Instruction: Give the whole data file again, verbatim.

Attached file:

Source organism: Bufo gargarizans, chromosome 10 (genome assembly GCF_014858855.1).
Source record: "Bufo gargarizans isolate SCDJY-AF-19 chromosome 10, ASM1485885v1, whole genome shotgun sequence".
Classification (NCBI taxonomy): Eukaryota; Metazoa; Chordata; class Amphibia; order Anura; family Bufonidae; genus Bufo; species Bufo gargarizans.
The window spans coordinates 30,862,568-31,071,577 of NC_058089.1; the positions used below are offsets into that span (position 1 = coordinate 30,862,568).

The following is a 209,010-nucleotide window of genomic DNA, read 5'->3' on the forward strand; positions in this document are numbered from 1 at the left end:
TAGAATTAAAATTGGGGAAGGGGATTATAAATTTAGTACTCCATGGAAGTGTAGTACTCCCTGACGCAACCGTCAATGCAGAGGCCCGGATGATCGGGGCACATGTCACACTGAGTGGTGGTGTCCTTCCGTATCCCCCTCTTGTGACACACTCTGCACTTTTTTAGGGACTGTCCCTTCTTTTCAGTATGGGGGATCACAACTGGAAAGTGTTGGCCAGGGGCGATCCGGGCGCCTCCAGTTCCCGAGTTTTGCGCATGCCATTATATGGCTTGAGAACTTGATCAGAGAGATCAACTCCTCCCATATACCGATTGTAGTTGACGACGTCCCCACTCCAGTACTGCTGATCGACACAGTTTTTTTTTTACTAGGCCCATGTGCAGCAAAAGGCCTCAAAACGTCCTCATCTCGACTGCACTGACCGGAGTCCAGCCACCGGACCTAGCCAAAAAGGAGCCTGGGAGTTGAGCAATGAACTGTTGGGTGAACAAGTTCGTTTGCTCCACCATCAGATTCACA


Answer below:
Source organism: Bufo gargarizans, chromosome 10 (genome assembly GCF_014858855.1).
Source record: "Bufo gargarizans isolate SCDJY-AF-19 chromosome 10, ASM1485885v1, whole genome shotgun sequence".
Classification (NCBI taxonomy): Eukaryota; Metazoa; Chordata; class Amphibia; order Anura; family Bufonidae; genus Bufo; species Bufo gargarizans.
The window spans coordinates 30,862,568-31,071,577 of NC_058089.1; the positions used below are offsets into that span (position 1 = coordinate 30,862,568).

The following is a 209,010-nucleotide window of genomic DNA, read 5'->3' on the forward strand; positions in this document are numbered from 1 at the left end:
TAGAATTAAAATTGGGGAAGGGGATTATAAATTTAGTACTCCATGGAAGTGTAGTACTCCCTGACGCAACCGTCAATGCAGAGGCCCGGATGATCGGGGCACATGTCACACTGAGTGGTGGTGTCCTTCCGTATCCCCCTCTTGTGACACACTCTGCACTTTTTTAGGGACTGTCCCTTCTTTTCAGTATGGGGGATCACAACTGGAAAGTGTTGGCCAGGGGCGATCCGGGCGCCTCCAGTTCCCGAGTTTTGCGCATGCCATTATATGGCTTGAGAACTTGATCAGAGAGATCAACTCCTCCCATATACCGATTGTAGTTGACGACGTCCCCACTCCAGTACTGCTGATCGACACAGTTTTTTTTTTACTAGGCCCATGTGCAGCAAAAGGCCTCAAAACGTCCTCATCTCGACTGCACTGACCGGAGTCCAGCCACCGGACCTAGCCAAAAAGGAGCCTGGGAGTTGAGCAATGAACTGTTGGGTGAACAAGTTCGTTTGCTCCACCATCAGATTCACA